consider gasoline so expensive they would try to
reduce how much they drive, the median consumer
response was $4.00 per gallon. When asked how
expensive fuel would have to be for consumers to
seek an alternative to driving or drive drastically
less, they reported a median price of $4.70. As the
gap between actual prices and these trigger points
shrinks, greater efforts by consumers to conserve
fuel will surely follow.
If consumers become more anxious about fuel
prices, the door opens even wider for alternative
vehicles and fuels or public transport. Ridership
on public transportation has already reached levels
in 2013 not seen since 1956. As far as alternative
fuels, however, diesel seems to present the greatest
growth potential in the near term, and is itself not
immune to price volatility.
According to EIA, distillate demand spikes in
the winter months largely because of the demand
for heating oil. It then steadily declines through
the summer. However, demand for on-road diesel
fuel (also known as ultra low sulfur diesel [ULSD]
containing less than 15 ppm sulfur) runs opposite
of this broader market. EIA data for the years
2007 to 2013 demonstrates an average increase
in demand of 12.6% from January through June.
Meanwhile, the average retail price has increased
an average of 5.1% during this time.
With consumer demand for transportation fuel
increasing every spring and summer, and the price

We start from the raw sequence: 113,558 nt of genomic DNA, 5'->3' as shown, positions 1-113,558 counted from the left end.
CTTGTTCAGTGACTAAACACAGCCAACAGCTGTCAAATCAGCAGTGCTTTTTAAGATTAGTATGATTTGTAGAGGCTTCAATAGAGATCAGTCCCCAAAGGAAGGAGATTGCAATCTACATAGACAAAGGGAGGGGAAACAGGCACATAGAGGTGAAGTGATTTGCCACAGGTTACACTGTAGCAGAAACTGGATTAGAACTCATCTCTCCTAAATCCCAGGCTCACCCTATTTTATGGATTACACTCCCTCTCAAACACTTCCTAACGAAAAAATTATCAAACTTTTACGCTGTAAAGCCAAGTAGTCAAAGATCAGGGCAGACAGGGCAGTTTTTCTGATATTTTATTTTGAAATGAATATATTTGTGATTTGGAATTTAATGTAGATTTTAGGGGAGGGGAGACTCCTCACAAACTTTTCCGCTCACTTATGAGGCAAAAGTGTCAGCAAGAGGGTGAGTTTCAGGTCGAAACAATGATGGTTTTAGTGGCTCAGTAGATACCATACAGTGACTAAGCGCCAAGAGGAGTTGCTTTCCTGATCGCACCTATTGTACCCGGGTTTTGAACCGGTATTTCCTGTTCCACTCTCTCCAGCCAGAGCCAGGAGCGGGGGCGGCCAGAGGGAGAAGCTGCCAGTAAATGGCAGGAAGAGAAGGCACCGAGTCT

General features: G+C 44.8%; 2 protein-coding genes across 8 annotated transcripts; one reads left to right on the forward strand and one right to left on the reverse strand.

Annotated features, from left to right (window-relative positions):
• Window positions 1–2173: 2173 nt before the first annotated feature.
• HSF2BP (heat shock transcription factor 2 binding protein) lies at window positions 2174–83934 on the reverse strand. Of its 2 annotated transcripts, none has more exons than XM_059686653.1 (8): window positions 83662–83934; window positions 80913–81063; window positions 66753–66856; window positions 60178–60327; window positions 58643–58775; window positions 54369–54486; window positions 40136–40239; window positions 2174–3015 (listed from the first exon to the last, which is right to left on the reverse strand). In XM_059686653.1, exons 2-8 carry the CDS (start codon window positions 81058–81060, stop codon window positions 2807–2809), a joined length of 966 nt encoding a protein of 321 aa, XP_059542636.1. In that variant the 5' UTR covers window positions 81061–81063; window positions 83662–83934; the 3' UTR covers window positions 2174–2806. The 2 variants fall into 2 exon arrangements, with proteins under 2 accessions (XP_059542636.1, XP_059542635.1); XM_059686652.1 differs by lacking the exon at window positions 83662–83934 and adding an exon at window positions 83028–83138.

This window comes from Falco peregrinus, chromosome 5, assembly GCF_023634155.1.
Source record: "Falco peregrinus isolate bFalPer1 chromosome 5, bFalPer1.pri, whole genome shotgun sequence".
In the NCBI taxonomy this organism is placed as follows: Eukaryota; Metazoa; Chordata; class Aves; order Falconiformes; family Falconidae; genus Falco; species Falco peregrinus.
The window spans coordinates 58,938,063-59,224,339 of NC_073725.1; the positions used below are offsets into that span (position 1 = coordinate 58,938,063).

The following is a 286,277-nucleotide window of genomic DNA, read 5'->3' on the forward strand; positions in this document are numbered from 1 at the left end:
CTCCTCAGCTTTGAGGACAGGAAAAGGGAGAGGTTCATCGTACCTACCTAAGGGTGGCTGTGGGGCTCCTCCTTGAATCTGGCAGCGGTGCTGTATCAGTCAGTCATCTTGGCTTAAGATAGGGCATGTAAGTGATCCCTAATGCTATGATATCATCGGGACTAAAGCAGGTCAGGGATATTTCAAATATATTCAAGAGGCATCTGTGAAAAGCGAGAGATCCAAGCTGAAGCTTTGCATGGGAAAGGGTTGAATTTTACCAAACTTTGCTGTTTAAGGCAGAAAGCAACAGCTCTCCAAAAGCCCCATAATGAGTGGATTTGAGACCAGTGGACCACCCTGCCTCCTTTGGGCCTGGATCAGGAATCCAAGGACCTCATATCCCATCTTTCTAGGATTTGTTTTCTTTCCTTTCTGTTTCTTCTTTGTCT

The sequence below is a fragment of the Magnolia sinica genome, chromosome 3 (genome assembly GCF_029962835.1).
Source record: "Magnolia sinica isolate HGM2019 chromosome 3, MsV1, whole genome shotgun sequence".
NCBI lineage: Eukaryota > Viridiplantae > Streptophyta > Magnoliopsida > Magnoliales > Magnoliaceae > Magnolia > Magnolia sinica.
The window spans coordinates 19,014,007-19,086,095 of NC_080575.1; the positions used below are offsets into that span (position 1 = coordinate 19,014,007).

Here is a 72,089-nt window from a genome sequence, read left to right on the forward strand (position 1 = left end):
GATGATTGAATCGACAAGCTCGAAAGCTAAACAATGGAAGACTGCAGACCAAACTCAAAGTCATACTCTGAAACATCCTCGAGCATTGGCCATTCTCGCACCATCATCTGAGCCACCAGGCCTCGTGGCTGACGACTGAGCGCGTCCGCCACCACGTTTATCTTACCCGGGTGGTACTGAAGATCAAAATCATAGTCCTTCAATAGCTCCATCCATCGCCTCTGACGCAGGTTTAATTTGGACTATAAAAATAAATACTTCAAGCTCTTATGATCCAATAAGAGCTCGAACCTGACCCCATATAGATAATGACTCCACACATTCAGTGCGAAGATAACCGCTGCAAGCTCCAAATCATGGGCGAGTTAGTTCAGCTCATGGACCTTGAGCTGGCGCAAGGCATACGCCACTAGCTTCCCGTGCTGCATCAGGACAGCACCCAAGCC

of gasoline and diesel fuel historically following
similar trajectories, consumers might start seeking
alternative options. But unless such options are
readily available at a price that is clearly advan-
tageous, consumers will likely continue to rely
on gasoline and diesel. In the absence of viable
alternatives, their future choice of vehicles may be
influenced most significantly by fuel economics and
the relative economy of their vehicles.
What the future will hold for fuels and vehicles is
a topic of great debate and evaluation, which is warranted considering the importance both markets
have on the U. S. economy. But this is truly a very
simple issue — like so many other things, it comes
down to money. Consumer interests in transportation options remain centered around the impact
their choice will have on their personal budgets.
Despite advocates who claim consumers are
seeking “green” alternatives and are inspired by
altruistic motivations, the fact remains simple:
Whether at the pump or choosing a mode of travel,
the only green that truly matters to consumers is
the green in their wallet. To understand which fuels and vehicles are the likely choice of consumers
going forward, just watch the money.
For more information about the Fuels Institute or
how you can get involved, contact John Eichberger,
executive director, at email@example.com
ULTRA LOW SULFUR DIESEL DEMAND & PRICES
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GASOLINE PRICE GASOLINE DEMAND